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January 25, 2018

Several years I had a long conversation over Facebook messenger with a man who identifies as both Catholic and pro-life. The topic? Abortion. I sought to convince this individual not that abortion was morally justifiable, but instead that there were more effective ways to decrease the number of abortions performed—while supporting mothers and babies—than simply banning abortion.

At one point in the conversation, I argued that decreasing the stigma placed on single mothers could play a role in reducing the number of abortions. He was genuinely horrified, and told me that he believed there wasn’t enough stigma on single mothers—that that was part of the problem. Let me ask you this—if you were single and pregnant, would you be more likely to consider getting an abortion in a society that stigmatized and isolated single mothers, or one that accepted and embraced single mothers?

The fundamental problem, of course, is that the individual I was arguing with was not motivated merely by a desire to end abortion. He was also motivated by a desire to cut down on things he considered sexual immorality. I argued that accepting and supporting single mothers would lead to more single women carrying unplanned pregnancies to term. His argument, presumably, was that stigmatizing and judging single mothers would lead to more single women not having immoral sex outside of wedlock.

His approach has a price tag. Stigmatized single mothers do not suffer alone—their children suffer too. The price tag shows up in other ways—in hastily aborted pregnancies, and, traditionally, in women forced to give up babies for adoption, to be given to “better” families. All of this price my opponent was willing to pay, if it only would mean fewer women having immoral premarital sex.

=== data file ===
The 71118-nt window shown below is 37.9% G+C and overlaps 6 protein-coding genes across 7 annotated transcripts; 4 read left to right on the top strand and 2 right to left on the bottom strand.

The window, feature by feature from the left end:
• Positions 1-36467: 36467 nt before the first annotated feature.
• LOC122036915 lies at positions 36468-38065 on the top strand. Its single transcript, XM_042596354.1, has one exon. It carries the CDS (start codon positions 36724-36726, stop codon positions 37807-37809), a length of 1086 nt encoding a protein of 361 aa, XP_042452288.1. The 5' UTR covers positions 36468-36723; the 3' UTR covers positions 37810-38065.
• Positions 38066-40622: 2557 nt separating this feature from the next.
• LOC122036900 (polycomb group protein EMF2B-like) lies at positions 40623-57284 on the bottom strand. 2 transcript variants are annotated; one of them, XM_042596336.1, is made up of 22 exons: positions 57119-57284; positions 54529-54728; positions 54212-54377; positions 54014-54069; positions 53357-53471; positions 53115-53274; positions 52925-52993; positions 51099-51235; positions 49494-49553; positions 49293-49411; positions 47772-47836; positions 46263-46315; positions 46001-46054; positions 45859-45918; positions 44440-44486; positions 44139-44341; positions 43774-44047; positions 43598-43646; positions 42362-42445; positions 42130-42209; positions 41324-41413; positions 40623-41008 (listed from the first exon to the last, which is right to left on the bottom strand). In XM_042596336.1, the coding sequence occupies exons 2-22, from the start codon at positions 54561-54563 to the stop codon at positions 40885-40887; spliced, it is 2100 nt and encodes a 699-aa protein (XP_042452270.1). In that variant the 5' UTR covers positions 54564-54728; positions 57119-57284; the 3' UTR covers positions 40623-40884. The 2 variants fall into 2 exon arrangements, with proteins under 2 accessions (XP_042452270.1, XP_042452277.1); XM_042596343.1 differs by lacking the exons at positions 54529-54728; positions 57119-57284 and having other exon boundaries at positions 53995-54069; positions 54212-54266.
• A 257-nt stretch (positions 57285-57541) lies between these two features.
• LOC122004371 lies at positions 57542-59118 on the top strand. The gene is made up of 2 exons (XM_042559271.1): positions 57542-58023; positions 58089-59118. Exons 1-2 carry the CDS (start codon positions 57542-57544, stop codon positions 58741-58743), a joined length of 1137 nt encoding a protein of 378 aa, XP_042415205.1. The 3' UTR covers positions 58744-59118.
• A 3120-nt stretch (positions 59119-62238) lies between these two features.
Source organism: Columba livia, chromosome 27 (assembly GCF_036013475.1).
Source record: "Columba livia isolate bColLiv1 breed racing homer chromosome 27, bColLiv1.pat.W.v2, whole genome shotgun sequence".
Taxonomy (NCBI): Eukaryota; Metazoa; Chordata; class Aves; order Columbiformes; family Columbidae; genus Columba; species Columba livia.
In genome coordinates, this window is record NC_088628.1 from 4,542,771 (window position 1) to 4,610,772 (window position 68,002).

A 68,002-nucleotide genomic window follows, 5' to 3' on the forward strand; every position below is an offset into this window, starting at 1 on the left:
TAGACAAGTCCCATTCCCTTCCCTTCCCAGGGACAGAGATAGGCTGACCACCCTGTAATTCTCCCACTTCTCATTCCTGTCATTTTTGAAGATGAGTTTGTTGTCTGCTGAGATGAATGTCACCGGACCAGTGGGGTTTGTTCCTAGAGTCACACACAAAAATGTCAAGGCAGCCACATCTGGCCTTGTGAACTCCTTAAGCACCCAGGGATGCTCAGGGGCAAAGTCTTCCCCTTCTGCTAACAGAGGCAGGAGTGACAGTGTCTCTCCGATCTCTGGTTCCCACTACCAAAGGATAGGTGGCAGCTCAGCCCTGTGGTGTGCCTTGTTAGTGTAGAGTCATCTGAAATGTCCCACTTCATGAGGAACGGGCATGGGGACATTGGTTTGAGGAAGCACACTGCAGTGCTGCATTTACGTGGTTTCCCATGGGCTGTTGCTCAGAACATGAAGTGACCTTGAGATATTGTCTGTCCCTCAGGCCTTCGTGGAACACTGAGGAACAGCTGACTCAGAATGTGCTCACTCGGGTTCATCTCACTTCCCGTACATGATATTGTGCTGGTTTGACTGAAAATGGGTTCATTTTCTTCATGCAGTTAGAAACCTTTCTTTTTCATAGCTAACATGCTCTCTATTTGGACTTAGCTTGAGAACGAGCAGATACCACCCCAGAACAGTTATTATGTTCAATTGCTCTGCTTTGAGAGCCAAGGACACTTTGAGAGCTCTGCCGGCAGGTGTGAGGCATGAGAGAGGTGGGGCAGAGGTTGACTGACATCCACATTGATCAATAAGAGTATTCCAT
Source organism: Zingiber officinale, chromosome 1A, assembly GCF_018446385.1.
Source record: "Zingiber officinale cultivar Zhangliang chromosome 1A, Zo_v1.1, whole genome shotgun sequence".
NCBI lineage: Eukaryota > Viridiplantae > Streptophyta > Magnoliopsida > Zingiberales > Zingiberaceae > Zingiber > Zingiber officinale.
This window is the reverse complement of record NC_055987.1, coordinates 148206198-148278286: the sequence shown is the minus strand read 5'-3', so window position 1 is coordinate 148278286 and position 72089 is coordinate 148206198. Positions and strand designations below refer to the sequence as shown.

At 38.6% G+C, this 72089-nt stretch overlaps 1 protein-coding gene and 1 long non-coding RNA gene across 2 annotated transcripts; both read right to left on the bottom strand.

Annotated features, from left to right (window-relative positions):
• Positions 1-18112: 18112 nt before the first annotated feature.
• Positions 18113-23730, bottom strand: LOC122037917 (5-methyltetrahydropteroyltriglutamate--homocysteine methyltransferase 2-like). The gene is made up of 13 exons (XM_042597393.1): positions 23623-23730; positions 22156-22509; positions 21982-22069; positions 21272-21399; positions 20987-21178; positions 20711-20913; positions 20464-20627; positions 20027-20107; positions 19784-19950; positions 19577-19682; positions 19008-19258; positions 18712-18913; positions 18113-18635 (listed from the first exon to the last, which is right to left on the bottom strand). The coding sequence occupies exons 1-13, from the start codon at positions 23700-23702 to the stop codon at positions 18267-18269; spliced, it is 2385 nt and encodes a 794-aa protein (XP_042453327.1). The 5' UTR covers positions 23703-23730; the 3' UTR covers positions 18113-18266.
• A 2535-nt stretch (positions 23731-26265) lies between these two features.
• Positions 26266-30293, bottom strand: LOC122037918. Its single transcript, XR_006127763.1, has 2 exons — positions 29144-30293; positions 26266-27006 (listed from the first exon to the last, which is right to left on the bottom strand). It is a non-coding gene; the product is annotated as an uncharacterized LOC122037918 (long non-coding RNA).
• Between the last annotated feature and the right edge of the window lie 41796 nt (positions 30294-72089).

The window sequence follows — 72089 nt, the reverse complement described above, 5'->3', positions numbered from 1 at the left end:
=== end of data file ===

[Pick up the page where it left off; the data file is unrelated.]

You could argue that this was really about abortion, and not about wanting to prevent women from having immoral sex, as fewer women having premarital sex would mean fewer abortions, but that ignores two things—reality, and birth control. Some women have always become pregnant out of wedlock, regardless of the stigma against single parents; trying to control the sexual behavior of millions of women is simply not realistic. Furthermore, there are ways to interrupt the connection between “immoral” sexual behavior; promoting birth control access and use is a far more reliable solution than reinstituting or increasing social shame.

Curious to what extent my opponent is typical, I came upon this argument in a 2010 article by Robert Sirico, also Catholic, published by the Acton Institute, a right-wing think tank:

In a peculiar ideological twist, some opponents of abortion are opposing cuts in aid to single mothers. Many prolifers including National Right to Life, fear that such reductions in benefits will lead to an increase in abortions. Even Henry Hyde has joined Patricia Shroeder in being skeptical of welfare reform.

If this argument persuades, it could weaken ties between the Republican party and the anti-abortion movement.

Welfare reform, first passed in 1996, was up for reauthorization in 2010, but I cannot find anything National Right to Life opposing it. Sirico’s use of the names Patricia Shroeder (famous for opposing welfare reform in 1996) and Henry Hyde (famous for the Hyde Amendment, which blocks federal funding for abortions) is not a reference not to actions of individuals (Shroeder left politics in the late 1990s and Hyde died in 2007).